Being with your significant other when she delivers your baby is a slippery slope. It’s an incredible experience but, at the same time, being in the delivery room during the birth offers many opportunities for a dad-to-be to make a fool of himself.
Don’t be that dad.
Before the big day, you need to understand some unwritten rules, a protocol of sorts, for delivery room dads. While a few may be common sense, most I had to learn the hard way. As a three-time father, I’m here to help. Follow these Do’s and Don’ts for Delivery Room Dads and you will be well on your way to Super Dad status.
Do bring an extra layer of clothes. If your wife wants the delivery room thermostat set at 58 degrees, guess what? The room will be 58 degrees. So bundle up.
Don’t ask for anything for yourself. Nurses are there to take care of your wife, not get you a blanket.
Do have your own bag packed ahead of time (your wife likely packed hers a month ago).
Don’t wait until your wife is laboring at home to ask her advice on what you should pack for the hospital.
Do have a car seat ready and properly installed for your baby before you even get to the hospital.
Don’t walk around the halls of the hospital with it still in the box.
Do practice changing a diaper ahead of time (on a doll … with the help of YouTube or a New Dad Boot Camp class, if necessary).
Don’t think you’re less of a man for doing so.
Do bring snacks.
Don’t think the hospital’s “nourishment room” is going to be stocked with all sorts of deliciousness. We’re talking peanut butter or crackers. Both if you’re lucky.
Do remain calm.
Don’t say things like, “That’s so gross!” Think it all you want, just DON’T SAY IT ALOUD!
Do bring a camera and politely ask a nurse to take some pictures if that’s what your wife wants.
Don’t take a selfie while your wife is laboring in the background and post it to social media. That’s grounds for removal from the room or the family depending on how lenient your wife is.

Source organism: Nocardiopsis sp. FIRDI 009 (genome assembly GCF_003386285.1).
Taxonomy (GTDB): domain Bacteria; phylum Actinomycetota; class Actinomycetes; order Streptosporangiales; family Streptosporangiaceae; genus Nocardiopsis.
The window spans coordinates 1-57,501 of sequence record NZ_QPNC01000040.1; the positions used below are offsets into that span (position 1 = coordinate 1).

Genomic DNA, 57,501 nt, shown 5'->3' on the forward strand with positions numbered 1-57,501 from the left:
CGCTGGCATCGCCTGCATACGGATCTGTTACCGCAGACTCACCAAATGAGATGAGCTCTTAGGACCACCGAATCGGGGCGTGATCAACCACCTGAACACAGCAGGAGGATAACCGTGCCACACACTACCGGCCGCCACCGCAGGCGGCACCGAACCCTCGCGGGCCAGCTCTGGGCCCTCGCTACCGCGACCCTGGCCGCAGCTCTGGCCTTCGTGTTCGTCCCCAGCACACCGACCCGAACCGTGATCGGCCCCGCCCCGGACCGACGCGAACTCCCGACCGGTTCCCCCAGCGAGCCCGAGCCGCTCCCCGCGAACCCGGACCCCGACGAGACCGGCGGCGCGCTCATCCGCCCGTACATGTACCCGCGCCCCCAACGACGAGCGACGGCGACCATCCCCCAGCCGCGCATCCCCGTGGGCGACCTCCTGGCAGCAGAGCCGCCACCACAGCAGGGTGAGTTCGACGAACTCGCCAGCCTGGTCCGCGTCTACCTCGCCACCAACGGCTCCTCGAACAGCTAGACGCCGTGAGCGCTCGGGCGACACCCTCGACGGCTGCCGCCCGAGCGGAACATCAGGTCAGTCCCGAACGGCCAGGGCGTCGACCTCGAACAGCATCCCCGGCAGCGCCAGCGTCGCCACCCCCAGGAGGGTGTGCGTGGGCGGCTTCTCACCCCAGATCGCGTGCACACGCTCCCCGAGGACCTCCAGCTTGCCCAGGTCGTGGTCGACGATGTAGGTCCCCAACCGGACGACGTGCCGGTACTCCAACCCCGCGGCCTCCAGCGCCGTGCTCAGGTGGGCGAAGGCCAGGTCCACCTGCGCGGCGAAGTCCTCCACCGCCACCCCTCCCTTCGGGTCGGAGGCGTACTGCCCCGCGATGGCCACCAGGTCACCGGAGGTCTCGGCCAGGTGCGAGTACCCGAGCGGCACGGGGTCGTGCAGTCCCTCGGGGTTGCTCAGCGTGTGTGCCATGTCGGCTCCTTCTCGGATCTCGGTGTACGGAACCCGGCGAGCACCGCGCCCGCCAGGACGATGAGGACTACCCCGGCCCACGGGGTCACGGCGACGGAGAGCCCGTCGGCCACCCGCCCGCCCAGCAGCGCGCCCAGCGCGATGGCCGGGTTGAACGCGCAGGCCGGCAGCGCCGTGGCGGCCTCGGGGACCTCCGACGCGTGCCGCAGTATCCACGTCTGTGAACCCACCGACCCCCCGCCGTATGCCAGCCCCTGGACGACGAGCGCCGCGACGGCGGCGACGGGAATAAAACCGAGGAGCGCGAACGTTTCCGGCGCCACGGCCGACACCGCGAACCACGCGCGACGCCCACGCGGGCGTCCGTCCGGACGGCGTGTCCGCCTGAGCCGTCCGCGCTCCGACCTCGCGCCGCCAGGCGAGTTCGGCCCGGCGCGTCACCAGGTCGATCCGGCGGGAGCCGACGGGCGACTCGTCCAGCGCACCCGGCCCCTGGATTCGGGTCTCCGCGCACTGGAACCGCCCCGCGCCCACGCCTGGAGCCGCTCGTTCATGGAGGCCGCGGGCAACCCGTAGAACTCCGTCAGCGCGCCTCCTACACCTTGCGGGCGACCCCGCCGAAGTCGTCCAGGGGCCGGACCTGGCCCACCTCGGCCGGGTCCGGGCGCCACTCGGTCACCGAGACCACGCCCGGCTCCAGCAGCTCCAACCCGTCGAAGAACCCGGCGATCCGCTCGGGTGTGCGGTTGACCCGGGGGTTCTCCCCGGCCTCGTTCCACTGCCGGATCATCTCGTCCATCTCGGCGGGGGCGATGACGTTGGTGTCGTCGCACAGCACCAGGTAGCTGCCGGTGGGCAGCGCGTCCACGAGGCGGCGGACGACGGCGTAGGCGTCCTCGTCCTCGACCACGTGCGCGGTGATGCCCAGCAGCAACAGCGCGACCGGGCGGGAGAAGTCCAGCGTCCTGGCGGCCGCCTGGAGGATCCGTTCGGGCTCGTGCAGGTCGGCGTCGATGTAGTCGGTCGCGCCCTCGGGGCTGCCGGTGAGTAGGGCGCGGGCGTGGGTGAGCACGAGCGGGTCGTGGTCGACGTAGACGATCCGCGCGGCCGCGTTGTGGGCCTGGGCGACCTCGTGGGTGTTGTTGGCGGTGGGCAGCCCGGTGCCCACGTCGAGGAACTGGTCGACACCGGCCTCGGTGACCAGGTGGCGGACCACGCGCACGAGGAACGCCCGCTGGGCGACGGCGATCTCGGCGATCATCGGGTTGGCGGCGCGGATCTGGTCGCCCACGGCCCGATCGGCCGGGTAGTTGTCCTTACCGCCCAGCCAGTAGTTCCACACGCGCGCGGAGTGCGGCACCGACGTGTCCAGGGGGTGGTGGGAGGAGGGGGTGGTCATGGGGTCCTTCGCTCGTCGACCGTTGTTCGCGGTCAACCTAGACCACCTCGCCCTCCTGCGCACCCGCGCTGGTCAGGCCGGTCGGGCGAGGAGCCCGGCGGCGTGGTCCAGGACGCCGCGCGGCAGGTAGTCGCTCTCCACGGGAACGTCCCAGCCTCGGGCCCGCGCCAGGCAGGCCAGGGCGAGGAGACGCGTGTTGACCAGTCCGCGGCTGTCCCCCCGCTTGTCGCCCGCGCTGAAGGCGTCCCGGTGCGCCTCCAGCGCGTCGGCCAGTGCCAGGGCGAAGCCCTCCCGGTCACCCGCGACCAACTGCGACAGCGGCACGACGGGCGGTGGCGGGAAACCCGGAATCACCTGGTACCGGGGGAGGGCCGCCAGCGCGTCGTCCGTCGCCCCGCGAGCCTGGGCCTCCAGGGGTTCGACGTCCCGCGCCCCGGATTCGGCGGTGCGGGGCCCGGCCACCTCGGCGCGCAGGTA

Do hold your wife’s hand … BUT ONLY IF SHE ASKS YOU TO!
Don’t rub your wife’s legs and feet if she’s had an epidural … remember she’s numb down there, dummy.
Do be empathetic. Gents, I’m pretty sure it’s a pain we can’t comprehend.
Don’t compare your wife’s labor pain to one you’ve previously experienced like that time you hit your finger with a hammer. And don’t make a sex joke of any kind – remember that’s how you got her into this situation in the first place.
Do stand off to the side of the room and slowly slide down a wall if you’re feeling faint.
Don’t ignore it and pass out in the middle of the delivery room floor. (Delivery room dads — think: Do you really want medical treatment from an OB/GYN?)
Do be in the room the entire time.
Don’t wander. Side note: I almost missed the delivery of our third baby while I was in the waiting room telling my mom to go home because I didn’t think my wife was going to have a baby that night. I am not an expert in labor time management and neither are you.
During and After Delivery
Do participate in the delivery.
Don’t mistake the umbilical cord for “other” anatomy and shout, “IT’S A BOY!”
Do cut the cord if you’re asked.
Don’t be gentle with the scissors. You’ve gotta squeeze those things hard – that cord is like a garden hose.
Do offer to wash the baby when the time comes.
Don’t be afraid of the meconium – it won’t last forever. If you don’t know what meconium is, Google it. But not at mealtime.
Oh, and I almost forgot one final thing … Do cry your eyes out. The day your child is born is the most amazing day of your life.
A version of Delivery Room Dads first appeared in Indy’s Child. Photo: © Gorodenkoff / Adobe Stock.
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